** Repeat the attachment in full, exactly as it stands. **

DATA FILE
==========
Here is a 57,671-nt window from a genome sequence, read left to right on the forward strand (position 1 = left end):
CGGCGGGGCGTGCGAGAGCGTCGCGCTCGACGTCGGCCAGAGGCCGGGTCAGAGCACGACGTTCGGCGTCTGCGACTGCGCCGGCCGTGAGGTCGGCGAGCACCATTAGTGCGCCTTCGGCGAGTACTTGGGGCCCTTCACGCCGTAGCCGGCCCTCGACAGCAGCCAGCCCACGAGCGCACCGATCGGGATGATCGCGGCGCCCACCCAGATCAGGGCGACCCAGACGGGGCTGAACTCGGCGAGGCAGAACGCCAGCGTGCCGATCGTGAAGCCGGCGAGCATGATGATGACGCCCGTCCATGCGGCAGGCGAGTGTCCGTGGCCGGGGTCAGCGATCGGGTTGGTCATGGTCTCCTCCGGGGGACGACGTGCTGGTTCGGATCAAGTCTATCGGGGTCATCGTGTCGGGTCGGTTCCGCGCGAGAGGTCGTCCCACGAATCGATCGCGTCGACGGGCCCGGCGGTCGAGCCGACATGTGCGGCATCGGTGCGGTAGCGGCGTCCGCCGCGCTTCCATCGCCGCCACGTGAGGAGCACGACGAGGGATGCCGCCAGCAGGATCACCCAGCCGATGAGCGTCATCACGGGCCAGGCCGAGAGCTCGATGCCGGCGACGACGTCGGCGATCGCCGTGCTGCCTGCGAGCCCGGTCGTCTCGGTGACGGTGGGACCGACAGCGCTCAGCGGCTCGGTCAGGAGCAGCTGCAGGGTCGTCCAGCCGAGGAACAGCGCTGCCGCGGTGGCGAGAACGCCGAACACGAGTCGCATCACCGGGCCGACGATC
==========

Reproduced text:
Here is a 57,671-nt window from a genome sequence, read left to right on the forward strand (position 1 = left end):
CGGCGGGGCGTGCGAGAGCGTCGCGCTCGACGTCGGCCAGAGGCCGGGTCAGAGCACGACGTTCGGCGTCTGCGACTGCGCCGGCCGTGAGGTCGGCGAGCACCATTAGTGCGCCTTCGGCGAGTACTTGGGGCCCTTCACGCCGTAGCCGGCCCTCGACAGCAGCCAGCCCACGAGCGCACCGATCGGGATGATCGCGGCGCCCACCCAGATCAGGGCGACCCAGACGGGGCTGAACTCGGCGAGGCAGAACGCCAGCGTGCCGATCGTGAAGCCGGCGAGCATGATGATGACGCCCGTCCATGCGGCAGGCGAGTGTCCGTGGCCGGGGTCAGCGATCGGGTTGGTCATGGTCTCCTCCGGGGGACGACGTGCTGGTTCGGATCAAGTCTATCGGGGTCATCGTGTCGGGTCGGTTCCGCGCGAGAGGTCGTCCCACGAATCGATCGCGTCGACGGGCCCGGCGGTCGAGCCGACATGTGCGGCATCGGTGCGGTAGCGGCGTCCGCCGCGCTTCCATCGCCGCCACGTGAGGAGCACGACGAGGGATGCCGCCAGCAGGATCACCCAGCCGATGAGCGTCATCACGGGCCAGGCCGAGAGCTCGATGCCGGCGACGACGTCGGCGATCGCCGTGCTGCCTGCGAGCCCGGTCGTCTCGGTGACGGTGGGACCGACAGCGCTCAGCGGCTCGGTCAGGAGCAGCTGCAGGGTCGTCCAGCCGAGGAACAGCGCTGCCGCGGTGGCGAGAACGCCGAACACGAGTCGCATCACCGGGCCGACGATC